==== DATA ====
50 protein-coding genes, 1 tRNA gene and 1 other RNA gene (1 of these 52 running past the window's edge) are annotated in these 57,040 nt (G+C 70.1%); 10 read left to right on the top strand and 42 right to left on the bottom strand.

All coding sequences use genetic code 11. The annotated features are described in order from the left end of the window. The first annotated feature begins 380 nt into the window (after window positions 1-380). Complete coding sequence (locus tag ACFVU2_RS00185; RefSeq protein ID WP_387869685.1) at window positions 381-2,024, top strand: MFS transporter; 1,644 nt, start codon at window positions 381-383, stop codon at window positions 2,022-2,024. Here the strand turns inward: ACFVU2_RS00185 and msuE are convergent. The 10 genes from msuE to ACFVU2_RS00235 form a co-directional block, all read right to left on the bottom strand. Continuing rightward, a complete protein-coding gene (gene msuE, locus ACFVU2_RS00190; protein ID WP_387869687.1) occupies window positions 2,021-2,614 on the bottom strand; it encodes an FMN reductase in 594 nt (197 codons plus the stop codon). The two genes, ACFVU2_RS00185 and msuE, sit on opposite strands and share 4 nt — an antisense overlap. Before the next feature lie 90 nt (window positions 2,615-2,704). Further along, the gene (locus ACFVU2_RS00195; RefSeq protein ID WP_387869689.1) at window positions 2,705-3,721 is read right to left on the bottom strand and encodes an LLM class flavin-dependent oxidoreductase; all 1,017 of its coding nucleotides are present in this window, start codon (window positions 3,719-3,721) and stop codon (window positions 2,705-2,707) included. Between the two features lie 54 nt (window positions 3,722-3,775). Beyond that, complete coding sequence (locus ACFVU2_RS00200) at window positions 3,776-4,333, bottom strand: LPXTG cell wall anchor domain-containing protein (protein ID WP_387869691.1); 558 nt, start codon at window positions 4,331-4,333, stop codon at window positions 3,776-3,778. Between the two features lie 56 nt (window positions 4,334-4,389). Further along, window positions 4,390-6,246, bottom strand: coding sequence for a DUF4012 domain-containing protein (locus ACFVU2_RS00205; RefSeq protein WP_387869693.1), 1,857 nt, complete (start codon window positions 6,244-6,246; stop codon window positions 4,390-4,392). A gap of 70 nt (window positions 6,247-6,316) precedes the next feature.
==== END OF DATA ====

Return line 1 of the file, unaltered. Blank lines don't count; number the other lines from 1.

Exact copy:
50 protein-coding genes, 1 tRNA gene and 1 other RNA gene (1 of these 52 running past the window's edge) are annotated in these 57,040 nt (G+C 70.1%); 10 read left to right on the top strand and 42 right to left on the bottom strand.